The 1504 Adam and Eva
Copyright March 2015, By Dr. Elizabeth Garner, All worldwide rights reserved to all images and text.
The common interpretation of this print is summed up in the following quote “The enormously influential Fall of Man(Adam and Eve) is the only print to which Dürer signed his name in full, indicating the importance he placed on this work in his own oeuvre.” Notice that researchers opine that we can tell how important this print is to Dürer because they believe he signed his name in full in this print, not any of the imagery.
WHAT’S IN A NAME?
We only know 13 names that Dürer assigned to his prints, Adam and Eva having been one of them and this is obviously that print. Rarely do researchers ever pay attention to a known name that Dürer gave to a print or painting without either completely ignoring it or changing it to some sort of Christian name, such as what was done with Adam and Eva to “The Fall of Man,” and then opining whatever they wanted according to this Christian demagoguery.
How important was this composition to him really? Let’s do an analysis Dürer looking at what he recorded of who he either sold this to or gifted during 1520-1521, in his Diary of his Netherlands Journey. The higher in social position that the person was that he gave the print to indicates it’s importance to him. All these sales or gifts occurred in Antwerp or Brussels.
THE REALLY IMPORTANT PEOPLE
- On 8-20, 1520, in Antwerp, he presented Adam and Eva to the Faktor of Portugal, Joao Brandao, one of the most powerful men in the entire realm, an Adam and Eva along with 6 other prints that were about his family. The importance of why Brandao why got this encoded prints to the Portuguese first is discussed In the 1521 St . Jerome painting.
Albrecht Dürer (1471-1528), Drawing of Katharina, the shy 20-year-old servant or slave of the Antwerp agent of the king of Portugal, João Brandão, who provided Dürer with lodgings during his visit to Antwerp in 1521. Monogrammed AD, dated 1521 and inscribed Katharina allt 20 Jar. Florence, Uffizi.
- Later in the year, he gives the same set of prints to Rodrigo Fernander d”Almand (Ruderisco von Portugal), the 1st Secretary to Joao Brandao (1521-1550), which Dürer notes was worth 5 gulden, so he had raised his prices dramatically since his arrival in Antwerp
- He then sells one Adam and Eva to an unknown person on Sept 9, 1520 for 4 stuivers (a pittance, he was giving tips to porters of 2 stuivers), probably a print dealer
- He then sells 2 more Adam and Evas on November 24, 1520 to an unknown person along with an enormous amount of other stock, including books, all for 8 gulden, again probably to a print dealer based on the size of the stock sold and the small price he got for such a horde.
THE MOST IMPORTANT PERSON OF ALL-THE REGENT MARGARET IN CHARGE OF HER SON CHARLES V, THE SOON TO BE HOLY ROMAN EMPEROR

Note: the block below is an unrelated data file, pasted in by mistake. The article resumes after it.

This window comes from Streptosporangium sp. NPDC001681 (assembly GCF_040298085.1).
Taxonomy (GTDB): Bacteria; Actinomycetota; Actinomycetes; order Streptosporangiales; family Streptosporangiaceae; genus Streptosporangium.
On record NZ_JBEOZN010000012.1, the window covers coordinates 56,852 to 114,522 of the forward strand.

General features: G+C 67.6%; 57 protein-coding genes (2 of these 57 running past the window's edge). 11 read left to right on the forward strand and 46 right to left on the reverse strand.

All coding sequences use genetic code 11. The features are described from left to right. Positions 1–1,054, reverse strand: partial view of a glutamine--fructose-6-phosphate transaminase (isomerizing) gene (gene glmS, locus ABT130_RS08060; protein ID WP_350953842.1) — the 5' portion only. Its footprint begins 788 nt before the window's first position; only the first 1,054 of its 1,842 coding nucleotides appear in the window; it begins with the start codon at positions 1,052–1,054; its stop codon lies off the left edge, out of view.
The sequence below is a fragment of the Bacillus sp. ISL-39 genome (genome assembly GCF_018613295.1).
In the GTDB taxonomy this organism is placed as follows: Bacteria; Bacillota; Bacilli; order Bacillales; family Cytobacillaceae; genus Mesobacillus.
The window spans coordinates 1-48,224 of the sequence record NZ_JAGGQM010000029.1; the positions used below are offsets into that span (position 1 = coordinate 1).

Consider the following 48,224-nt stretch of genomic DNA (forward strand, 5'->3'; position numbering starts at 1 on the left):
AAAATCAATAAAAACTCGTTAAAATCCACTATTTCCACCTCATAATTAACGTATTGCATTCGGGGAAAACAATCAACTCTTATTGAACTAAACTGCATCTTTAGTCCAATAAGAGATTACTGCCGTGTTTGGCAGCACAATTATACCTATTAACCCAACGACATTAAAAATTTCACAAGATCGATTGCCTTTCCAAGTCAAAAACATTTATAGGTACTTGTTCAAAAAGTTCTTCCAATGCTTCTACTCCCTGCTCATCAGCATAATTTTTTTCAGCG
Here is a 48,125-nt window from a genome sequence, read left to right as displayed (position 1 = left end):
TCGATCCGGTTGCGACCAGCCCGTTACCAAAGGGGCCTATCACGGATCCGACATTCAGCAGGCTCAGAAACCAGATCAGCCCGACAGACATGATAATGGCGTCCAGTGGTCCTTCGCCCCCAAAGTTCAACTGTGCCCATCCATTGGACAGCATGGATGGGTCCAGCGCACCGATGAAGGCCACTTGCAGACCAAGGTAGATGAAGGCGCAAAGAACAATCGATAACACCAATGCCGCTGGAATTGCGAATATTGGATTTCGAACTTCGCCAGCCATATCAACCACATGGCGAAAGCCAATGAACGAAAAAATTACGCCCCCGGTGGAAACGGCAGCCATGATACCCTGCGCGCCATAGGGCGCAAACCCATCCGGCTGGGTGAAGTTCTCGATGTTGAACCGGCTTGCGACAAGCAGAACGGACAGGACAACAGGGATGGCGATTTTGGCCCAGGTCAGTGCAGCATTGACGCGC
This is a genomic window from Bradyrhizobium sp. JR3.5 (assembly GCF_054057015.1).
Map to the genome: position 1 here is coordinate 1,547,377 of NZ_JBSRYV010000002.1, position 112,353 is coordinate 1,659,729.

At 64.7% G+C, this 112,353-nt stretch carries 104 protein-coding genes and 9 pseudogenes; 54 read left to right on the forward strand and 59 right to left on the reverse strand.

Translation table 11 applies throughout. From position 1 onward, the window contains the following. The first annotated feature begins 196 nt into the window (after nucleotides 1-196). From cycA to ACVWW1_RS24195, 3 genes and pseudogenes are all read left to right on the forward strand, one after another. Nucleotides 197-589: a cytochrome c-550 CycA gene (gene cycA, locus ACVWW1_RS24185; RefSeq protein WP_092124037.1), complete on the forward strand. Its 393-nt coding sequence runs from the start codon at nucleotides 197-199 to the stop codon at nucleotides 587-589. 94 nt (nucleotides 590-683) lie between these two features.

- He then gave the Regent Margaret, the dead Holy Roman Emperor’s daughter, all of his best stock, which included an Adam and Eva.
EVEN THE KING OF DENMARK GETS AND ADAM AND EVA
- And then in 1521 he was dispatched from Brussels on the “King’s business,” which in this case, was the King of Denmark, to whom he gave the best of his best, which included Adam and Eva, which he valued the whole gift at 5 gulden.
Thus Dürer made sure the King, the Regent (basically the Holy Roman Empress) and the two most important men of Portugal around, got the Adam and Eva print, and three more were sold to print dealers. This image was indeed very important to Dürer, which he only called Adam and Eva, NOT the Fall of Man.
THERE IS NO “FALL OF MAN”
We will completely dispense with any discussion about this print as the The Fall of Man since it was never anything Dürer intended, and in fact the composition isn’t even taking placing in the Garden of Eden. Remember, it’s called Adam and Eva, not the Garden of Eden at any time.
We will show that none of this interpretation is true nor does it make sense. The Dürers were using an underlying them of the Seven Deadly Sins in the compositions and this print of Adam and Eva represents the Deadly Sin of Lust.
DANTE’S HELL AND THE SEVEN DEADLY SINS
So let’s begin with the definition of the Deadly Sin of Lust-Luxuria. We refer to Dante Alligheri’s interpretation of Lust since Dante’s Inferno was the source of how the Seven Deadly Sins were defined and perceived:
Lust – excessive sexual desire. Dante’s criterion was “lust detracts from true love.” In the Latin lists of the Seven Deadly Sins, Lust is referred to as Luxuria. “Lust — Unlawful sexual desire, such as desiring sex with a person one is not married to (fornication). (Dante’s criterion was “excessive love of others,” thereby detracting from the love due God).”Lust objectifies love. When lust is used to dehumanize another, it demeans not only the object of the lust, but one’s own self as well. Lust overrules our empathy and compassion.
THE ILLEGAL FORNICATORS
We will ultimately find that the Dürers are depicting unlawful sex-fornication-it is just a matter of decoding who the real fornicator(s) are-which are four figures-Adam, Eva, and the Snake and the parrot-all four are illegal fornicators.